September 2015, Nashville Arts Magazine

Page 1


Word of Mouth New Works by

ELIZABETH WINNEL September 5–30, 2015 The Rymer Gallery / 233 Fifth Avenue / Nashville 37219 615.752.6030 /

5 T H AV E N U E O F T H E A R T S DOWNTOWN NASHVILLE First Saturday Art Crawl Downtown 9th Anniversary


PUBLISHED BY THE ST. CLAIRE MEDIA GROUP Charles N. Martin, Jr., Chairman Paul Polycarpou, President Ed Cassady, Les Wilkinson, Directors


EDITORIAL & ADVERTISING OFFICES 644 West Iris Drive, Nashville, TN 37204 615-383-0278 ADVERTISING DEPARTMENT Cindy Acuff, Keith Wright 615-383-0278 DISTRIBUTION Wouter Feldbusch, Peyton Lester


BUSINESS OFFICE Pam Ferrell, Adrienne Thompson 40 Burton Hills Boulevard, Nashville, TN 37215 EDITORIAL PAUL POLYCARPOU Editor and CEO

SARA LEE BURD Executive Editor and Online Editor REBECCA PIERCE Education Editor and Staff Writer



JENNIFER HARTSELL Harding University KEELEY HARPER Belmont University DESIGN



COLUMNS EMME NELSON BAXTER Paint the Town MARSHALL CHAPMAN Beyond Words JENNIFER COLE State of the Arts LINDA DYER Appraise It RACHAEL McCAMPBELL And So It Goes JOE NOLAN Critical i ANNE POPE Tennessee Roundup JIM REYLAND Theatre Correspondent MARK W. SCALA As I See It JUSTIN STOKES Film Review TONY YOUNGBLOOD Art in Formation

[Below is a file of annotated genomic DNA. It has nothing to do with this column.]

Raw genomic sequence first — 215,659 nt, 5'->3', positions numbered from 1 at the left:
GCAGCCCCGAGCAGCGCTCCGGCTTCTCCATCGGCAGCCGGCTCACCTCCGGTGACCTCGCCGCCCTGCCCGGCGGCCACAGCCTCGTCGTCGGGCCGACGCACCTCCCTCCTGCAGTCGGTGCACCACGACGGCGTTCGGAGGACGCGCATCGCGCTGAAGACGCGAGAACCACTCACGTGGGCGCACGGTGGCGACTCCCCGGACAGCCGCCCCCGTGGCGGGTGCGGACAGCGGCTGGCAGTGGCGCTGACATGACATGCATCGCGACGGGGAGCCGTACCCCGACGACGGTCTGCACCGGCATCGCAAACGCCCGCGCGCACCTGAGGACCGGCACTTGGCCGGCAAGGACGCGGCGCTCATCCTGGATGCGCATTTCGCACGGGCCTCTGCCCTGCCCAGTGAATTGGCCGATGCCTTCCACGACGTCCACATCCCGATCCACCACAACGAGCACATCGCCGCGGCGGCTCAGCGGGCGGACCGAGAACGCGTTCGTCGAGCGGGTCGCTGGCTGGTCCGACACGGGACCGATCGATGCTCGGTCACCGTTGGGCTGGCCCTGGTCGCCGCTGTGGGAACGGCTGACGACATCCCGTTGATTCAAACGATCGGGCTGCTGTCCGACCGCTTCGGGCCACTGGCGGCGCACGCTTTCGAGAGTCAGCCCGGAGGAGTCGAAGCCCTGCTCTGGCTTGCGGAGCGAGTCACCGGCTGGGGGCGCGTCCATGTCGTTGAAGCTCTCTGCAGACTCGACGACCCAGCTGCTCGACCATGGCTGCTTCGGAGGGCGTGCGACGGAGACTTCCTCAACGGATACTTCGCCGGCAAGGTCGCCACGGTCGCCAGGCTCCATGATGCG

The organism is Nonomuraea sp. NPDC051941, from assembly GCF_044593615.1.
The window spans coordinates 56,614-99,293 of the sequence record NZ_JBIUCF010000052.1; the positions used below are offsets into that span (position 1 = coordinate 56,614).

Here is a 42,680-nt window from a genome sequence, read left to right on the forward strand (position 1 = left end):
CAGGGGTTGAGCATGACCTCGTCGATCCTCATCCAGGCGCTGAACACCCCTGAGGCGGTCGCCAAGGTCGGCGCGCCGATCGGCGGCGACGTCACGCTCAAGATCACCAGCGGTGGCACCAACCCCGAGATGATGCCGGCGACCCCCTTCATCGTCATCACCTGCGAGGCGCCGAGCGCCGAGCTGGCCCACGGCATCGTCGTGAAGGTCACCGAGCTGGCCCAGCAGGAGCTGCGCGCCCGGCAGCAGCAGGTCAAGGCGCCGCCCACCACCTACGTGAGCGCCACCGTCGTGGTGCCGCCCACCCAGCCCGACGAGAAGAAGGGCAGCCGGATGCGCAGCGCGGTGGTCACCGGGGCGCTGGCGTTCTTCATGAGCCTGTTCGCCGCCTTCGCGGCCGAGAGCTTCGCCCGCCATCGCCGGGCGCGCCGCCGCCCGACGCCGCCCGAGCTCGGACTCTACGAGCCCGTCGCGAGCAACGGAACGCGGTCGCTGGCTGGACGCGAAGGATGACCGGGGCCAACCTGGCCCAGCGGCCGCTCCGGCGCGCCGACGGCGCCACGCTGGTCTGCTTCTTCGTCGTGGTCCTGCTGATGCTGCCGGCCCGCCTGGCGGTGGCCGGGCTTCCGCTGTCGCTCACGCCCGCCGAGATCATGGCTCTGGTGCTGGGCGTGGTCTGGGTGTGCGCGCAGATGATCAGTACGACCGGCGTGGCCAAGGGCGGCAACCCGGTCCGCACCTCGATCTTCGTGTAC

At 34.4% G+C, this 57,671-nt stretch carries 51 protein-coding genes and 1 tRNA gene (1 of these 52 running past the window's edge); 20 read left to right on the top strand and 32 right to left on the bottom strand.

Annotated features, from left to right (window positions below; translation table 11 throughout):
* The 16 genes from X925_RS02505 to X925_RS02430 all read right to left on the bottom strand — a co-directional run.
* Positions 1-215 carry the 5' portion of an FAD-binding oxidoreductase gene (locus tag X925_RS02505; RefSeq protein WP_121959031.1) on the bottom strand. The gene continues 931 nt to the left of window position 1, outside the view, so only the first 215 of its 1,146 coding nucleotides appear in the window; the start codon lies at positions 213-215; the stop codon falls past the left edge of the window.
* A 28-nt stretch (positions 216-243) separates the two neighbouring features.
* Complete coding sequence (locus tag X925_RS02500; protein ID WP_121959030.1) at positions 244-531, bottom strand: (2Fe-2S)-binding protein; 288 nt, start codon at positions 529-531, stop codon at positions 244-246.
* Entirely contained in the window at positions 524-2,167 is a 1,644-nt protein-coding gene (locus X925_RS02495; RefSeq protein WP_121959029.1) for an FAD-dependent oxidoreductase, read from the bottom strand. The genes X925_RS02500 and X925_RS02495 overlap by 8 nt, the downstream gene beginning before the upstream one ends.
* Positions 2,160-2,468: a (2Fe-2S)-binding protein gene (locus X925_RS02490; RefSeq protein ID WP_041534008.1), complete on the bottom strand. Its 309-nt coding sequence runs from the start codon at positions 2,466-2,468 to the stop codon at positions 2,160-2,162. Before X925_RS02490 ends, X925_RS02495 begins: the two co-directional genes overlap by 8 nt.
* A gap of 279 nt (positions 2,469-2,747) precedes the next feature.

Nashville Arts Magazine is a monthly publication by St. Claire Media Group, LLC. This publication is free, one per reader. Removal of more than one magazine from any distribution point constitutes theft, and violators are subject to prosecution. Back issues are available at our office for free, or by mail for $5.05 a copy. Email: All email addresses consist of the employee’s first name followed by @nashvillearts. com; to reach contributing writers, email Editorial Policy: Nashville Arts Magazine covers art, news, events, entertainment, and culture in Nashville and surrounding areas. The views and opinions expressed in the magazine do not necessarily represent those of the publisher. Subscriptions: Subscriptions are available at $45 per year for 12 issues. Please note: Due to the nature of third-class mail and postal regulations, issues could be delayed by as much as two or three weeks. There will be no refunds issued. Please allow four to six weeks for processing new subscriptions and address changes. Call 615.383.0278 to order by phone with your Visa or Mastercard number.

Fall Art Season 2015

Opening September 5, 6-9 pm, during First Saturday Art Crawl Downtown

October 3

©Mandy Rogers Horton

September 5

October 3

November 7

December 5

©Edward Belbusti

©Jodi Hays

©Christine Patterson

©Brother Mel

Fresh. Original. Contemporary. 215 5th Ave of the Arts N. • 615.254.2040 •


S2O15 eptember

on the cover:

Guy Gilchrist, Original drawing for Nashville Arts Magazine Article on page 28



12 Spotlights 18 Crawl Guide 20 Brunk Auctions

COLUMNS 42 5th Avenue Under the Lights 67 As I See It by Mark W. Scala

28 Guy Gilchrist

71 And So It Goes by Rachael McCampbell

34 Donna Rizzo Customs House Museum

78 Symphony in D epth

36 Kelly Corcoran Q&A

86 Public Art by Van Gill Maravalli


88 Critical i by Joe Nolan

43 Susan DeMay and Edward Belbusti The Arts Company


46 Jim House

90 Art & the Business of Art Arts & Business

54 Abstract Nashville by David Morel


58 Soo Sunny Park Cheekwood Courtyard Gallery

92 Art in Formation